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The Metanarrative of Blindness

A Re-reading of Twentieth-Century Anglophone Writing

David Bolt

Publication Year: 2013

Although the theme of blindness occurs frequently in literature, literary criticism has rarely engaged the experiential knowledge of people with visual impairments. The Metanarrative of Blindness counters this trend by bringing to readings of twentieth-century works in English a perspective appreciative of impairment and disability. Author David Bolt examines representations of blindness in more than forty literary works, including writing by Kipling, Joyce, Synge, Orwell, H. G. Wells, Susan Sontag, and Stephen King, shedding light on the deficiencies of these representations and sometimes revealing an uncomfortable resonance with the Anglo-American science of eugenics. What connects these seemingly disparate works is what Bolt calls “the metanarrative of blindness,” a narrative steeped in mythology and with deep roots in Western culture. Bolt examines literary representations of blindness using the analytical tools of disability studies in both the humanities and social sciences. His readings are also broadly appreciative of personal, social, and cultural aspects of disability, with the aim of bringing literary scholars to the growing discipline of disability studies, and vice versa. This interdisciplinary monograph is relevant to people working in literary studies, disability studies, psychology, sociology, applied linguistics, life writing, and cultural studies, as well as those with a general interest in education and representations of blindness.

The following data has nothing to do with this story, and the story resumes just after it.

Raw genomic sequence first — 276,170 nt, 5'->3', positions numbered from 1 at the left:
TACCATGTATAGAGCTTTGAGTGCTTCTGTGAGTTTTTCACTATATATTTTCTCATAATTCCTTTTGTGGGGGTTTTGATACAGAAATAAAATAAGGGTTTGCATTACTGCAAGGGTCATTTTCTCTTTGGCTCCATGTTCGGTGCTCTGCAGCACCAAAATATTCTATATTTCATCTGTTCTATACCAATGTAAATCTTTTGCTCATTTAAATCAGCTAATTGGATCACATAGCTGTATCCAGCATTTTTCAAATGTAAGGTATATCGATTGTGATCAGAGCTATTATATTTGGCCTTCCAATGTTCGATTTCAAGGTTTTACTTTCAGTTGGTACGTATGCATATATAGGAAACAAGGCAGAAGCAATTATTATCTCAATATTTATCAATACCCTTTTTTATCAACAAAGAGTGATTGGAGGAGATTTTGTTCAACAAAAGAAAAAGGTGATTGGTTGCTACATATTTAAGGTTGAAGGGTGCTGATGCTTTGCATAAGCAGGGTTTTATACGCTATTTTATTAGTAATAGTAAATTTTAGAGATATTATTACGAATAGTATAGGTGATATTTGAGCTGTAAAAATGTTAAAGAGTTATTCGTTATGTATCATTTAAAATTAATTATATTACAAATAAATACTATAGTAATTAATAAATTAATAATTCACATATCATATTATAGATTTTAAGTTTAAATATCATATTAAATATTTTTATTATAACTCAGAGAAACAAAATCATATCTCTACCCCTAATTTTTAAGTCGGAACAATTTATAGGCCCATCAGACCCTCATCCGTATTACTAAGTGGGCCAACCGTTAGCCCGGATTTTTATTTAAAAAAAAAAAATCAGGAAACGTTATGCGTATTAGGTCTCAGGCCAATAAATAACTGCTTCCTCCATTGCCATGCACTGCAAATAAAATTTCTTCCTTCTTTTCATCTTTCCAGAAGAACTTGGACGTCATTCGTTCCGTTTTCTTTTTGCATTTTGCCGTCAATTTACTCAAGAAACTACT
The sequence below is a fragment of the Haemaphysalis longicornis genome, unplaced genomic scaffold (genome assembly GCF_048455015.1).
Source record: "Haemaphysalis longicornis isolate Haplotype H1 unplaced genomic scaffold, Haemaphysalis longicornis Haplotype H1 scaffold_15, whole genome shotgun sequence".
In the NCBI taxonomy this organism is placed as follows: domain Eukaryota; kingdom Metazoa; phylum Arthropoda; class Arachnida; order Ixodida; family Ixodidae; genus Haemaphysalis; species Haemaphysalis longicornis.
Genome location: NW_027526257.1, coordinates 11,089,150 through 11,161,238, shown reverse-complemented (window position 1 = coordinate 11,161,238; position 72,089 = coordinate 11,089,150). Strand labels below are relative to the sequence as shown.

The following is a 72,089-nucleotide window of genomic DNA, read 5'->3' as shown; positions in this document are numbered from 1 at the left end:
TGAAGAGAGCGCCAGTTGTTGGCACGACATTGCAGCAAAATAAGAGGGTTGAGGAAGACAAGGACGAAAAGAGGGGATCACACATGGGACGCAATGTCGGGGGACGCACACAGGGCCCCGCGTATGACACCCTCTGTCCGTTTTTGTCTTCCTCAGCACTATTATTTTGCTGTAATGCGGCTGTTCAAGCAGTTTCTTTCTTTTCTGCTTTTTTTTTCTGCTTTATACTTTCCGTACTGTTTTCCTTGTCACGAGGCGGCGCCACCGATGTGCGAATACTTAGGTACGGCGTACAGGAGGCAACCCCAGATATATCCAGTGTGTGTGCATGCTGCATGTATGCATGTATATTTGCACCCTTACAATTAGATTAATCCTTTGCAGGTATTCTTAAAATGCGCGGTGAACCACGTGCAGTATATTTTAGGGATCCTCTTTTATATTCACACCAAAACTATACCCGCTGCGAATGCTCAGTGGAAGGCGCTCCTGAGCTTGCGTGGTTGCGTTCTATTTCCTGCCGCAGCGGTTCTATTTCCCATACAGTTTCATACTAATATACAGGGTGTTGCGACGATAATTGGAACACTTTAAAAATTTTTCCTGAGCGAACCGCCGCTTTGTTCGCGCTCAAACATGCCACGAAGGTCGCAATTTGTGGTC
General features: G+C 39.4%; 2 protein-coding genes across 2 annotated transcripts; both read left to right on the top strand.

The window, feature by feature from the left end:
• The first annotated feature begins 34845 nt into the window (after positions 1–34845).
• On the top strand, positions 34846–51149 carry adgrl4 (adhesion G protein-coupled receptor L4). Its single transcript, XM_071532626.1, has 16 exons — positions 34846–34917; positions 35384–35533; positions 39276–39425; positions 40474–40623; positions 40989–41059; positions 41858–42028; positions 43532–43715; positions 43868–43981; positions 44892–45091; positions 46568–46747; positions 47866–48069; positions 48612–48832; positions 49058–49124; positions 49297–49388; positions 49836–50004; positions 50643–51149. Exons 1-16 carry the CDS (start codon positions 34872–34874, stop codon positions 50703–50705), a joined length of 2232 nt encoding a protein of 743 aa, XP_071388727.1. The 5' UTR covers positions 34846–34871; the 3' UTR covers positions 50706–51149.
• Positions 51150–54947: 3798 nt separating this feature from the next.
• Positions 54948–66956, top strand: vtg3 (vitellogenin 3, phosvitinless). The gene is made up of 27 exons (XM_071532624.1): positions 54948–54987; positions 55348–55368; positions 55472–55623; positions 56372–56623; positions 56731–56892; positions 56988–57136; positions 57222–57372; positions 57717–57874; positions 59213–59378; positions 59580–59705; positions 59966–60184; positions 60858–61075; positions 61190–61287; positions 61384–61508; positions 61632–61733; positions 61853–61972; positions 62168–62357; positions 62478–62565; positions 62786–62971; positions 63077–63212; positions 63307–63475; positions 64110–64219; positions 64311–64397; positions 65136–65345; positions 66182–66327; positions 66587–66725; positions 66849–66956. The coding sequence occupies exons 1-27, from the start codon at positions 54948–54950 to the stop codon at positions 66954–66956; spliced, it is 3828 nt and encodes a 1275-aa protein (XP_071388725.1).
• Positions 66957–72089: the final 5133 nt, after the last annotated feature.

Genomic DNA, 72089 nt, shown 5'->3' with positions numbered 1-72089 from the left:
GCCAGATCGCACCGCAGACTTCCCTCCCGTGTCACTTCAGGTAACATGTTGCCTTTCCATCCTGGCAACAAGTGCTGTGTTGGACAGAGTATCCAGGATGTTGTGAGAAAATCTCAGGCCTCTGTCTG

Published by: University of Michigan Press

Cover

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p. C-C

Title Page, Copyright Page

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pp. i-vi

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Acknowledgments

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pp. vii-viii

What a thrill it is for me to have this book published. For my work to become part of the field-defining Corporealities series is a great honor indeed. But after only a moment of pondering this prospect and bearing the unavoidable pride, I am struck by the sheer number of people to...

Contents

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pp. ix-x

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An Embodied Introduction

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pp. 1-15